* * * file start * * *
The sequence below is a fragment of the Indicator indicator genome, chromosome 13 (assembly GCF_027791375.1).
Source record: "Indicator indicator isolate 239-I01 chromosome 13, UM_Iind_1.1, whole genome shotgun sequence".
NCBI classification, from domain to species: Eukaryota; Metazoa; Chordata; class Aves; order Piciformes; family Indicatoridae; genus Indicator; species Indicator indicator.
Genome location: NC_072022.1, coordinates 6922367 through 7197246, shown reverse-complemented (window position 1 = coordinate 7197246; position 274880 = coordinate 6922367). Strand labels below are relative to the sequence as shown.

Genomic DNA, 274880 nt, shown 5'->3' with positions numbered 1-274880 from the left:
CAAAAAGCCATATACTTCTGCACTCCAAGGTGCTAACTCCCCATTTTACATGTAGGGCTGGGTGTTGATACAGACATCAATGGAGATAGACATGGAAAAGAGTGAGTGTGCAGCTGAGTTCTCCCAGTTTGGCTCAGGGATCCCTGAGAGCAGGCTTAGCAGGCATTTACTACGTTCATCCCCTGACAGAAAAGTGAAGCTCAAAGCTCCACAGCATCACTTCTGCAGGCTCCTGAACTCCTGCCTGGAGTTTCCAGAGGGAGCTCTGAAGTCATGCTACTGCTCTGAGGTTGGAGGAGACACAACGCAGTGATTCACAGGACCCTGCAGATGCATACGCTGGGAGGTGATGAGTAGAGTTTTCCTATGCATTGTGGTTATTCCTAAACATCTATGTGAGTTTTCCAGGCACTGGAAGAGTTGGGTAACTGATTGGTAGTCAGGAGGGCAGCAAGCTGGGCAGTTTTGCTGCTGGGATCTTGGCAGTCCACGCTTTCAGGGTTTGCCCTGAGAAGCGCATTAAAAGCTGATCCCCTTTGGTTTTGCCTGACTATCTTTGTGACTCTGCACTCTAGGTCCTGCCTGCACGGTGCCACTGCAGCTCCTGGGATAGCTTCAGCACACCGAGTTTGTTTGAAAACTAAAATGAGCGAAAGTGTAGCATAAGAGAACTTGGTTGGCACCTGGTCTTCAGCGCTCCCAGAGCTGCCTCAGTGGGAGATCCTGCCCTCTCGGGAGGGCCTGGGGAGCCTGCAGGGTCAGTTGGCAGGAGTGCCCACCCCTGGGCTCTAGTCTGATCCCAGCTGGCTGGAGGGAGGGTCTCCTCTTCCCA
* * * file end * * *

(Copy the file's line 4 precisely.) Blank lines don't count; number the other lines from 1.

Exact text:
Genome location: NC_072022.1, coordinates 6922367 through 7197246, shown reverse-complemented (window position 1 = coordinate 7197246; position 274880 = coordinate 6922367). Strand labels below are relative to the sequence as shown.